Warning: Shameless Self-Promotion Ahead…
Yes, yes. I know. It’s been a while since my last post. I’ve been working more than usual, and I haven’t had the blogging time I would prefer. I take that back – I’d rather be working. But I could take more time to do this as well. I promise to have some new stuff forthwith, but for the time being I wanted to share one of the more subversive pleasures to be found in the unusual kind of marketing onto which I’m often brought onboard to work.
Case in point: My production company was tapped to produce several videos for an online campaign for THQ‘s video game, “Homefront,” a shoot-em-up created by “Apocalypse Now” scribe John Milius. All of the pieces were some kind of futuristic/bleak home video, generally featuring someone being shot or other egregious violence. Fun stuff.
We’ve done similar work for projects like “Hellboy,” Audi’s “Art of the Heist” alternate-reality game (ARG), USA Network‘s “The 4400,” Discovery Channel’s “The Colony,” and HBO’s “True Blood.” The agency we did most of these for, Campfire, balks at the idea of calling this stuff “viral video,” perhaps because that term tends to refer to spontaneous video capture of adorable-or-atrocious real-world events (kittens-on-a-Roomba or whatever extreme videos that Daniel Tosh deems worthy for broadcast on Comedy Central – and I seriously never miss an episode). I’ve heard it called “social media,” a term which seems to seek to sterilize whatever is “viral.” I think the idea about not calling what we produce “viral video” is that you can’tmake something go viral. It’s either a meme or it isn’t, it either catches on or it doesn’t. And when it does, as the creator, it’s out of your hands and spreading as if by its own life force. So we want everything to go viral, but only an elite few of us get to be Rebecca Black.
This should probably be the subject for a blog in and of itself.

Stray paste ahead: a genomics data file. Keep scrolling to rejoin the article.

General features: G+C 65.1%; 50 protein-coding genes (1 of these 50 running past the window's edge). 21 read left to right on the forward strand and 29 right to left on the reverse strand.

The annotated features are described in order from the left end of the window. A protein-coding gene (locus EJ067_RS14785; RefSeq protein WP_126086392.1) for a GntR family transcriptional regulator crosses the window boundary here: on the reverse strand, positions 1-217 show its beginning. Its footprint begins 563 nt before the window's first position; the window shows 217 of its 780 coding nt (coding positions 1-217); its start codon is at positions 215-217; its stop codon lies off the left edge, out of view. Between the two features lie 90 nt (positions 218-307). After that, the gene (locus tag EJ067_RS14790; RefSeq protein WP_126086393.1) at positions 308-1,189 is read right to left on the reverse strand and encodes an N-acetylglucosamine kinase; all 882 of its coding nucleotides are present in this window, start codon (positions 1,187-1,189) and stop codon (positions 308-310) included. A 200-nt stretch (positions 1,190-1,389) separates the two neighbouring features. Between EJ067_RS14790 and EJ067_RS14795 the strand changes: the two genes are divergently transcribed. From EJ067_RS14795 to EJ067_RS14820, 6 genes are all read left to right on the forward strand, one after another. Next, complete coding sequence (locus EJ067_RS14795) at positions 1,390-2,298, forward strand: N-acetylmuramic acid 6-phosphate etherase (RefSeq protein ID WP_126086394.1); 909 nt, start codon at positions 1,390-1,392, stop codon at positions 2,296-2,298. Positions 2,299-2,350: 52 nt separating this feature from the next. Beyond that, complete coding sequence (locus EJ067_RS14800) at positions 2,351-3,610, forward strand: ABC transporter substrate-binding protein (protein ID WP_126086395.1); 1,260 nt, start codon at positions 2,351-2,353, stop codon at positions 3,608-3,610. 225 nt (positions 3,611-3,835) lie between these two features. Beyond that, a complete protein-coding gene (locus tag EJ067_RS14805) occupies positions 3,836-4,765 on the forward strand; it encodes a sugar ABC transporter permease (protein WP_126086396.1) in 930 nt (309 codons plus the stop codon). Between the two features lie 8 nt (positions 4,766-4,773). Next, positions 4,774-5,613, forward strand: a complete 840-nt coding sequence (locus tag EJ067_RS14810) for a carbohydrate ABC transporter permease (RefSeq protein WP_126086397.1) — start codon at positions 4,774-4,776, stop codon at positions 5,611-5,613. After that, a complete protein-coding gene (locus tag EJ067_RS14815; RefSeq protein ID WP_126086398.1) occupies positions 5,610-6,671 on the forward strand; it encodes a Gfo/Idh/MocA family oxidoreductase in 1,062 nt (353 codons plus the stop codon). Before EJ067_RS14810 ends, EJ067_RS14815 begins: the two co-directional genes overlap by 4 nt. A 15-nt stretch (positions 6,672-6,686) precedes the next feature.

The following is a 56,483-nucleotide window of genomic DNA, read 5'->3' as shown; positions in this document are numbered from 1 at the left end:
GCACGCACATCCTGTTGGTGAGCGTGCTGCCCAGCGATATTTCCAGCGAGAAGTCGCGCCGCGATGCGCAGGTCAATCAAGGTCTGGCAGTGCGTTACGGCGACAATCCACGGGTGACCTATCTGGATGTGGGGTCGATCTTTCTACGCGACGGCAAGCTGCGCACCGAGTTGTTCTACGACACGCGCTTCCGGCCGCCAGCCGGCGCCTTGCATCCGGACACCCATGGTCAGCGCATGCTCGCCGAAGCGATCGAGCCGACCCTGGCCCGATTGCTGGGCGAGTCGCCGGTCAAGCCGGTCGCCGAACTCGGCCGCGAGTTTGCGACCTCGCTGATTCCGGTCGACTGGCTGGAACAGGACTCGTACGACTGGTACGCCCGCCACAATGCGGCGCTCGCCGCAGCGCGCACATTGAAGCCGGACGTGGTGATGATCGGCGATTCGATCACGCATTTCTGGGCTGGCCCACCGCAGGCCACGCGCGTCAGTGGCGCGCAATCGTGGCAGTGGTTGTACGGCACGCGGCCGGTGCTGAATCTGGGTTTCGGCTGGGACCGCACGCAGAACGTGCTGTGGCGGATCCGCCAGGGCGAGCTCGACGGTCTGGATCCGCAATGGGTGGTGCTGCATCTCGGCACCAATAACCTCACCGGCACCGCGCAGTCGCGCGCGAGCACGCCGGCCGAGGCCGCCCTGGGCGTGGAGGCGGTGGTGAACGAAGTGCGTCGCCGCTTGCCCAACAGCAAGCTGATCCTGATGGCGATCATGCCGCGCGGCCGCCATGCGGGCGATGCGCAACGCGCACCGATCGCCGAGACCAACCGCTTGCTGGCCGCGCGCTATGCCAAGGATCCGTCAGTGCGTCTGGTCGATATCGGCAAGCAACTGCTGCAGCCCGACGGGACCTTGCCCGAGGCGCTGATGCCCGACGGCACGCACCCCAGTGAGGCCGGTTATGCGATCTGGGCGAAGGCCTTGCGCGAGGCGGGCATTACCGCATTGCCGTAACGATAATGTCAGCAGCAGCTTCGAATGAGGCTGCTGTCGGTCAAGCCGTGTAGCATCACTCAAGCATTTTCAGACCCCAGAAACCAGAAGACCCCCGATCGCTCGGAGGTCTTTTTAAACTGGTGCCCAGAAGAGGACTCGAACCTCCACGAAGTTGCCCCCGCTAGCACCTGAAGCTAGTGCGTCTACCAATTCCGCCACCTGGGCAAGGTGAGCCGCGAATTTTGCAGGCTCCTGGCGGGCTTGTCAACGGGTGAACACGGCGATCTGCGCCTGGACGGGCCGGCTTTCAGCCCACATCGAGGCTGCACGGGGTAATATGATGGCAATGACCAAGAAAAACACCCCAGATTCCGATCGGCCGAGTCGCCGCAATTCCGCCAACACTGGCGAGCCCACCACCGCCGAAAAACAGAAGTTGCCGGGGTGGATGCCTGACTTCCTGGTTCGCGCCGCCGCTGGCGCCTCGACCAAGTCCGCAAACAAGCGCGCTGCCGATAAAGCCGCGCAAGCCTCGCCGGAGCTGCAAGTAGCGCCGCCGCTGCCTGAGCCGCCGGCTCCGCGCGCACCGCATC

Anyhoo – one of our “Homefront” pieces featured the beautiful and talented Salt Lake City being bombed to smithereens. We shot the piece on a hillside in SLC, and then our VFX guru Eric Hayden added the destruction. Here’s the video, as picked up by machinima.com:
Obviously, destroying a major city without anyone getting hurt is always lots of fun. But as Orson Welles would have told you, having one’s fictions make a splash in the real, actual, flesh-and-blood world is an unparalleled rush. What happened? Our little production (which consisted of a crew of 3, plus the kids, plus two people from the ad agency) ended up being featured on an actual local SLC newscast. Yes, it’s a puff piece about the video game. No, there was no panic in the streets. The video clearly says that this is 2026, so these kids featured in the video won’t even be born for a year or two. Still, this is that elusive beast known as “transmedia” showing its versatility – the media can become the story, a tale which simultaneously promotes the story-world of the commercial property, the world beyond that specific game or movie or whatever, and propagates both into popular consciousness. Sound esoteric? it’s not. With a little luck, it’s downright comprehensible.
So without further ado, here’s the video of the ACTUAL newscast featuring our little video:
Sure, we managed to not spark a riot or anything, but it’s great to know that our work was used to pad the SLC broadcast, and that nobody watching that broadcast would ever forget that their town was so charming that it needed a “Homefront”-style facelift.